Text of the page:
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Double Standard on Paterno and Holder?

Town Hall has an article which speaks about the double standard of Joe Paterno being fired with Eric Holder holding onto their jobs, even though they would appear to be similarly situated, in terms of their roles in their respective scandals. I can accept the logic here, and I agree that Holder ought to be fired or step down.

But I suspect the answer is that our society is just a lot more outraged over child rape than they are about gun smuggling. To be honest, I’m fine with that being the case, and I think it’s a good indication society as a whole largely has their priorities straight. I am reluctant to compare the two as roughly equivalent criminals acts. What Paterno covered up was far more heinous than what Holder covered up, even if I think they both deserve the same ultimate treatment.

10 Responses to “Double Standard on Paterno and Holder?”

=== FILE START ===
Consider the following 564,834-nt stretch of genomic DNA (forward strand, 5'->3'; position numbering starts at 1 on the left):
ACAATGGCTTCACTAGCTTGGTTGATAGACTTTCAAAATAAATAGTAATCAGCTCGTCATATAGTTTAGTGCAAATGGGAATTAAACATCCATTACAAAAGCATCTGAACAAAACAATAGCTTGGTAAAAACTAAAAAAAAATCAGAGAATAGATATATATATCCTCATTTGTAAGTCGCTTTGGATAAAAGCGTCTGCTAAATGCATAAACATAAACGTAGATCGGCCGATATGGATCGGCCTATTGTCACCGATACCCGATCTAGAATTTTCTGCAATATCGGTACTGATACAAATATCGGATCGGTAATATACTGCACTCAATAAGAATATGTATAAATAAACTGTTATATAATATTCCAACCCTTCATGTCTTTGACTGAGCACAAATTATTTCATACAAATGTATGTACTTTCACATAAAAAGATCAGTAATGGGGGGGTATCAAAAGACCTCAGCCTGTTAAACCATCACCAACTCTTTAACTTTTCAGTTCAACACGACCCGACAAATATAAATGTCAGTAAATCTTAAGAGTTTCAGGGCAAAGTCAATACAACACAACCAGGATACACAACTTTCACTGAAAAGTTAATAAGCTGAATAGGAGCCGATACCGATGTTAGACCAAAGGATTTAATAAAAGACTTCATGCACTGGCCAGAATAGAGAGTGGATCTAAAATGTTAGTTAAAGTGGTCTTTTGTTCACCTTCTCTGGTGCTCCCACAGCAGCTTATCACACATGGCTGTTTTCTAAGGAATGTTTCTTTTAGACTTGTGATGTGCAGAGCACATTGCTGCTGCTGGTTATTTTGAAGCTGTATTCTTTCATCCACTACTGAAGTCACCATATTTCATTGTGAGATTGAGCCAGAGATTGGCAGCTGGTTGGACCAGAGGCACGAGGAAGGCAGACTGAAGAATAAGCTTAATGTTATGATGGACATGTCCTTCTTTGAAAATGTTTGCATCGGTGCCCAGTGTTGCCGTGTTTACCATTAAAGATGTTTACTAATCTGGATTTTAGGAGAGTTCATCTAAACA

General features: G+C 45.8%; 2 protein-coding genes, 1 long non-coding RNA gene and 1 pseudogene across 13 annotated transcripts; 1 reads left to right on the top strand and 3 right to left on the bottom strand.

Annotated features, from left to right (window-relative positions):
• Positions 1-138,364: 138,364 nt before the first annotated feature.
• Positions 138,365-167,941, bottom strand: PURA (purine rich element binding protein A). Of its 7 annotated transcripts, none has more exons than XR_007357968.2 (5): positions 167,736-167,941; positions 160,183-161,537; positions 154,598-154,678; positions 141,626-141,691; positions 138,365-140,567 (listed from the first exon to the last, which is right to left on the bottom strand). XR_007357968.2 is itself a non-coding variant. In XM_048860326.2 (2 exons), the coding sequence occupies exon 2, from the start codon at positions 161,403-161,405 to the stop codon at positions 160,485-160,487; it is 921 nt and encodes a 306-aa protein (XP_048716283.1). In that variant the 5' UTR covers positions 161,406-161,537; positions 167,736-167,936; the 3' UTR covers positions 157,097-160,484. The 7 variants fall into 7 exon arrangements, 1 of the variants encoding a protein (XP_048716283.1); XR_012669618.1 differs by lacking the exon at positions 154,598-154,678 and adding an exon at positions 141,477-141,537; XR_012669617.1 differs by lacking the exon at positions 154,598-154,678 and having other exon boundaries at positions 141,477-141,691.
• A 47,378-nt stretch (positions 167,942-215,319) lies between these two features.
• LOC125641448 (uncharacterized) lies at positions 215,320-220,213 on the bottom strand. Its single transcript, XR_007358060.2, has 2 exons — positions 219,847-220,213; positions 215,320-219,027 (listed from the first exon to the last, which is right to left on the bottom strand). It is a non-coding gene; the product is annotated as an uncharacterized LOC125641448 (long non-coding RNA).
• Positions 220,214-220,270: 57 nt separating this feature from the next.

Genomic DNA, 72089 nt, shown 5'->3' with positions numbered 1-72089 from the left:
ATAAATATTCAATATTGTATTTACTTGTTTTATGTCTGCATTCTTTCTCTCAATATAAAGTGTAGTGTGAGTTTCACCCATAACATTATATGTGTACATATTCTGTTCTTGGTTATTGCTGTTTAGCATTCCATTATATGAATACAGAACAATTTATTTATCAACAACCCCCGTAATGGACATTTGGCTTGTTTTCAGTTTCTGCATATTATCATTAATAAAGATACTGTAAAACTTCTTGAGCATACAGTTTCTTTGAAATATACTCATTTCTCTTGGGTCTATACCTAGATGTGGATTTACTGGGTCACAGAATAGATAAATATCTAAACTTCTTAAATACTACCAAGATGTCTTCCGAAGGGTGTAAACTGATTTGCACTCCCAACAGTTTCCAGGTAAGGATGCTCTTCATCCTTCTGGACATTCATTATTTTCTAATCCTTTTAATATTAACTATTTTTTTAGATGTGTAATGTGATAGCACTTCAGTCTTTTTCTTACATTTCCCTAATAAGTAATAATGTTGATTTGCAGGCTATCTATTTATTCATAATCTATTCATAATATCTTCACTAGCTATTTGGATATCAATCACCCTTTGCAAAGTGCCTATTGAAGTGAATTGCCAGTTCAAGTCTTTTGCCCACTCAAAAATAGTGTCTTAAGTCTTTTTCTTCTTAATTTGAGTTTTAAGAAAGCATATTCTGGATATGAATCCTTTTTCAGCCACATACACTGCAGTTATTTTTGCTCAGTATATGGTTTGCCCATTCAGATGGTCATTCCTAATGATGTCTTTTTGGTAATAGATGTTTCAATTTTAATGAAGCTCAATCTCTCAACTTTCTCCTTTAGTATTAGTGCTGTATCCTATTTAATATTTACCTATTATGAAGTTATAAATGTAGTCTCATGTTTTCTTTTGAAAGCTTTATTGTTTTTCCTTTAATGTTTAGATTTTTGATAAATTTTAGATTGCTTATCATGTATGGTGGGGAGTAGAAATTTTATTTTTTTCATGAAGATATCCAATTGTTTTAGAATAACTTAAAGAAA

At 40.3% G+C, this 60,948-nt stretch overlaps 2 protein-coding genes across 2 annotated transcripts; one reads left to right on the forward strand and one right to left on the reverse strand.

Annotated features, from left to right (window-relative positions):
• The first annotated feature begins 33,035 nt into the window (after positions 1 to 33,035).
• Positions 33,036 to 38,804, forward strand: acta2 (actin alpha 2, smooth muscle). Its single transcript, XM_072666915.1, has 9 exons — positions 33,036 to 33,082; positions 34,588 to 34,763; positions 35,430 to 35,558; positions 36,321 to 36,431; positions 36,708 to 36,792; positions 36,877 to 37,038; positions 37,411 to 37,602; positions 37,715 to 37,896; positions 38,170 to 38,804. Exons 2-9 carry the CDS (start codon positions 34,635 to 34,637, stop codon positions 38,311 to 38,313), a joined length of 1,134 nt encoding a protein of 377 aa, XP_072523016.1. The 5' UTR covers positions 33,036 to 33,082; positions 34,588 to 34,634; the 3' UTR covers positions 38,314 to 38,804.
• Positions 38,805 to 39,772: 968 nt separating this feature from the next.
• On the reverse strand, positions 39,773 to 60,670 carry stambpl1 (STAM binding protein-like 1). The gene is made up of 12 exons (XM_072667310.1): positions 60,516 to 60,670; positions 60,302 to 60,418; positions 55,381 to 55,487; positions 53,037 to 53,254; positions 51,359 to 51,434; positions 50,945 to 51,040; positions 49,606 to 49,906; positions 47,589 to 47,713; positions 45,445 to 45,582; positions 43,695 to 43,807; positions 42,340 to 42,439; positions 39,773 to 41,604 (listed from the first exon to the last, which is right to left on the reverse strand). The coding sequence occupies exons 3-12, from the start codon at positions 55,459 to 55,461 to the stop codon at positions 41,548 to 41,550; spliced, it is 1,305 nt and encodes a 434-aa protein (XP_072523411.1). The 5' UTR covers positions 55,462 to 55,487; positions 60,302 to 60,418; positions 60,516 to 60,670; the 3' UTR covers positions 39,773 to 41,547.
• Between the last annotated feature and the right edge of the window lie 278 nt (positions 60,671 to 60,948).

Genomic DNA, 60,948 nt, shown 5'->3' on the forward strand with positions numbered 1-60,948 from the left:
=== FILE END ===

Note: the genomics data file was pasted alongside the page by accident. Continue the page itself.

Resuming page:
1. David says:

    I don’t know. Sending 2000+ guns to drug cartels who are killing 30,000+ people a year. I think what holder did is far far far worse. Those cartel guns will keep killing for years thanks to Holder and the ATF.

    • Sebastian says:

      I think the thing that makes it a bit distinct is the fact that the person pulling the trigger bears the vast majority of the responsibility for the murder, far and above the person who put the gun in the criminal’s hand. We still make gun trafficking a pretty serious crime, and I think it should be, but I think people properly view it as not quite as heinous as child rape.